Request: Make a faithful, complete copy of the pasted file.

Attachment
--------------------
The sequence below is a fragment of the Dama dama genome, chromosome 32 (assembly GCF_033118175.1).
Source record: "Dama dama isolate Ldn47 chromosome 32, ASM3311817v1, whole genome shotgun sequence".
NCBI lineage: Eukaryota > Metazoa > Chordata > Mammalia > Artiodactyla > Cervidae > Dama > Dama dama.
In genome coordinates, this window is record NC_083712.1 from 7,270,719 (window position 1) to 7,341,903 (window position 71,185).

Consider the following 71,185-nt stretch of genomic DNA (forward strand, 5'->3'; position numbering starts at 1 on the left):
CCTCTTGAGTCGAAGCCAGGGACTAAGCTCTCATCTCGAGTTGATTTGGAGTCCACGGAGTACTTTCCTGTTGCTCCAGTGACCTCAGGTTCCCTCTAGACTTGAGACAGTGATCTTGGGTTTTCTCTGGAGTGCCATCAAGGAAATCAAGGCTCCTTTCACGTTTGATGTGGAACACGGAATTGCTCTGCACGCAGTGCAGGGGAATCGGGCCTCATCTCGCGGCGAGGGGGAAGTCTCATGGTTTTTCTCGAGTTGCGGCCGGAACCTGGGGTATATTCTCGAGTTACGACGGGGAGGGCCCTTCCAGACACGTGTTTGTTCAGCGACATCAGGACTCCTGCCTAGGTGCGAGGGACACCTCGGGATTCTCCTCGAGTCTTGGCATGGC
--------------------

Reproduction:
The sequence below is a fragment of the Dama dama genome, chromosome 32 (assembly GCF_033118175.1).
Source record: "Dama dama isolate Ldn47 chromosome 32, ASM3311817v1, whole genome shotgun sequence".
NCBI lineage: Eukaryota > Metazoa > Chordata > Mammalia > Artiodactyla > Cervidae > Dama > Dama dama.
In genome coordinates, this window is record NC_083712.1 from 7,270,719 (window position 1) to 7,341,903 (window position 71,185).

Consider the following 71,185-nt stretch of genomic DNA (forward strand, 5'->3'; position numbering starts at 1 on the left):
CCTCTTGAGTCGAAGCCAGGGACTAAGCTCTCATCTCGAGTTGATTTGGAGTCCACGGAGTACTTTCCTGTTGCTCCAGTGACCTCAGGTTCCCTCTAGACTTGAGACAGTGATCTTGGGTTTTCTCTGGAGTGCCATCAAGGAAATCAAGGCTCCTTTCACGTTTGATGTGGAACACGGAATTGCTCTGCACGCAGTGCAGGGGAATCGGGCCTCATCTCGCGGCGAGGGGGAAGTCTCATGGTTTTTCTCGAGTTGCGGCCGGAACCTGGGGTATATTCTCGAGTTACGACGGGGAGGGCCCTTCCAGACACGTGTTTGTTCAGCGACATCAGGACTCCTGCCTAGGTGCGAGGGACACCTCGGGATTCTCCTCGAGTCTTGGCATGGC